Articles - Atlas RS-1
01/01/2003
The American Locomotive Company ("Alco") started building the RS-1 road switcher in 1940 and continued to build them into 1957. This was the longest production run of any single design in diesel engine history. The RS-1 had a 6-cylinder 539 motor in it, rated at 1,000hp, with a top speed of 60mph. It was produced with four wheel trucks and some six wheel trucks. The six wheel trucks were used on lighter rail where the weight had to be more distributed. The RS-1 was followed by the RS-2 (1,500hp) and the RS-3 (1,600hp), although they were produced simultaneously by Alco. These engines could be used for yard switching, road service, or passenger trains. They were outfitted by the manufacturer for one of those tasks. PRR RS-1 #5906 was the Pennsylvania Railroad's first diesel road switcher, which was bought in 1948. It was used to replace a steam engine in the Baltimore, MD commuter service. During the Summer of 1950, the PRR bought 22 more RS-1s. Two more units were bought each year of 1951 and 1952. The PRR ran the engines with the long hood forward. All but one made it through to the Penn Central merger of 1968. In the PRR these were classified as "AS10am", except for the first one, which was a "AS10s". The first four characters stood for Alco, Switcher, 1000 horsepower.

The Atlas RS-1 is a very nice-looking, accurate, and good running engine.
Atlas RS-1

Disassembly

Atlas used to make a small book called "The Atlas Parts Catalog". It provides very good instructions for how to remove the body shell from the frame. This article was written before I started taking digital photos, so it is just a textual description. After popping out the handrails from the cab, remove the cab which is held with latches to the rest of the shell. Once the cab has been removed, you will see two small tabs on either side of the body shell. Grab these with a small pair of pliers and gently pull on the them to spread the shell out a little. This will disengage the tabs on the frame from the shell. The running board can now be moved out of the way. Note that it, too, has some tabs that may get caught in the frame. Again, gently spread the running boards out and away from the frame. There are two screws that hold the two frame halves together. Note that there is a insulating bushing between the frames. The nut that the screw goes into can easily fall out of the frame, so keep an eye on that. Remove the fuel tank shell, if you haven't done that already. Once the frame halves have been separated, the motor, flywheels, and worm gears can easily be removed. The two trucks will also fall out. The photo below is of the stock model with the original Rapido couplers. Atlas later produced another run of these engines, where they started using Micro-Trains compatible couplers.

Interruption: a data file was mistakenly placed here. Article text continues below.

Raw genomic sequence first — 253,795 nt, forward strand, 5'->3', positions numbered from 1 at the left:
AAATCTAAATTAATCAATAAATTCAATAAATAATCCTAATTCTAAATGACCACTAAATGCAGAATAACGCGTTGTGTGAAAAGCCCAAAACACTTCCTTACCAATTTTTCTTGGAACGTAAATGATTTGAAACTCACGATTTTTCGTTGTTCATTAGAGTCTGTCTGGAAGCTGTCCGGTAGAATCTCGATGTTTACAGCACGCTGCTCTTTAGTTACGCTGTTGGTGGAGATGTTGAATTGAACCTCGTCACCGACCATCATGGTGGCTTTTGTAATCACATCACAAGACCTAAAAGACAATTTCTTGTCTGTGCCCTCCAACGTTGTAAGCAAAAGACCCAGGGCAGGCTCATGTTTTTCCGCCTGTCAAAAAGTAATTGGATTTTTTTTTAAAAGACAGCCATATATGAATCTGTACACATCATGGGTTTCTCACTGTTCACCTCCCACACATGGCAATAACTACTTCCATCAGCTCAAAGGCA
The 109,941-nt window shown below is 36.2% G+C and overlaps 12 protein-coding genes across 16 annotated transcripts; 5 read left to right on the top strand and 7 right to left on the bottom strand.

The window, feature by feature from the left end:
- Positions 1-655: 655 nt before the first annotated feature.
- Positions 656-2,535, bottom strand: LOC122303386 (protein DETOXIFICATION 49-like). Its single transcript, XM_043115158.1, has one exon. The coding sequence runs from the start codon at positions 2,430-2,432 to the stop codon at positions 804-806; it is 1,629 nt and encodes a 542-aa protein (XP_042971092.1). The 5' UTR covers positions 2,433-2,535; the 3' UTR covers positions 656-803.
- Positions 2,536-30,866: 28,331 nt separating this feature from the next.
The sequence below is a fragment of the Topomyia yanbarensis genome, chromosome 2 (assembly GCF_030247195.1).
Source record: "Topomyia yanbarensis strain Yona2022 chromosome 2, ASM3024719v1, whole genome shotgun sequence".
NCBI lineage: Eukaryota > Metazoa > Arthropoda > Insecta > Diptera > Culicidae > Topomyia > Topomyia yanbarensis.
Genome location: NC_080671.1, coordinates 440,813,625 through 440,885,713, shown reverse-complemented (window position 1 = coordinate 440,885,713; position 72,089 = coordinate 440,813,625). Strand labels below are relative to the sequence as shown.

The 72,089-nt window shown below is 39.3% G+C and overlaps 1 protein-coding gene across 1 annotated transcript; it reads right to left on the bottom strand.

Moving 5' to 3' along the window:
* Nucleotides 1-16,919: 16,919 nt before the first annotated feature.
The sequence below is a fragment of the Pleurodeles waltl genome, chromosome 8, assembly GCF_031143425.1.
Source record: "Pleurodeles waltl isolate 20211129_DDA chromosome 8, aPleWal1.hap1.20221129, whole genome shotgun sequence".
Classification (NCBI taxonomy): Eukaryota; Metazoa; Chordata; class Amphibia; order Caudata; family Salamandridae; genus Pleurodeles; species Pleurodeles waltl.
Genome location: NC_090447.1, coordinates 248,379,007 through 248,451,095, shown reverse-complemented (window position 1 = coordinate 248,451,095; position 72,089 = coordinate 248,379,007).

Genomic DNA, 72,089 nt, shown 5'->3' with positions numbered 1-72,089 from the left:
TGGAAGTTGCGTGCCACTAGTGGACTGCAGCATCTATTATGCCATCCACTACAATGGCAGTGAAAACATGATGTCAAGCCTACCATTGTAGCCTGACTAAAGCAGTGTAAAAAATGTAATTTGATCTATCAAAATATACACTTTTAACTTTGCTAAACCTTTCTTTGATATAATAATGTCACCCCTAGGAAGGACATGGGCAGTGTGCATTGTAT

Coupler Conversion

See my other article on this model about how to disassemble the model to get to the trucks. At first disassembling the trucks may seem like a daunting task with all those gears in there. It is actually quite simple, and not that difficult to re-assemble.
Atlas RS-1
Look at the truck on the side that doesn't have the coupler installation. You will clearly see the metal frame of the truck under the lip of the plastic body. Use a small screwdriver and wedge it in between the two parts. To make it easier on yourself, start with the frame half that doesn't have the gears.
Atlas RS-1
The frame half will almost pop loose. Carefully remove it.
Atlas RS-1
The frame half removed.
Atlas RS-1
Do the same with the other metal frame half.
Atlas RS-1
The gears can fall off, so keep an eye on them. All the gears go on in one direction, so don't worry if they do fall off. The next photo shows the disassembled parts of a truck.
Atlas RS-1
I cut off the large Rapido couplers by cutting the truck frame off a the point indicated by the knife in the next photo.
Atlas RS-1
To re-assemble the trucks, just go backwards. Make sure that the wheel wipers are in between the wheels and the metal frame half. The metal parts should snap into place. It takes a bit of patience, but it should go fairly smoothly. This is what the truck looks like after the Rapido coupler part has been removed and the truck re-assembled. This then allows for the space needed to install a Micro-Trains N- or Z-scale couplers, which are mounted on the body.
Atlas RS-1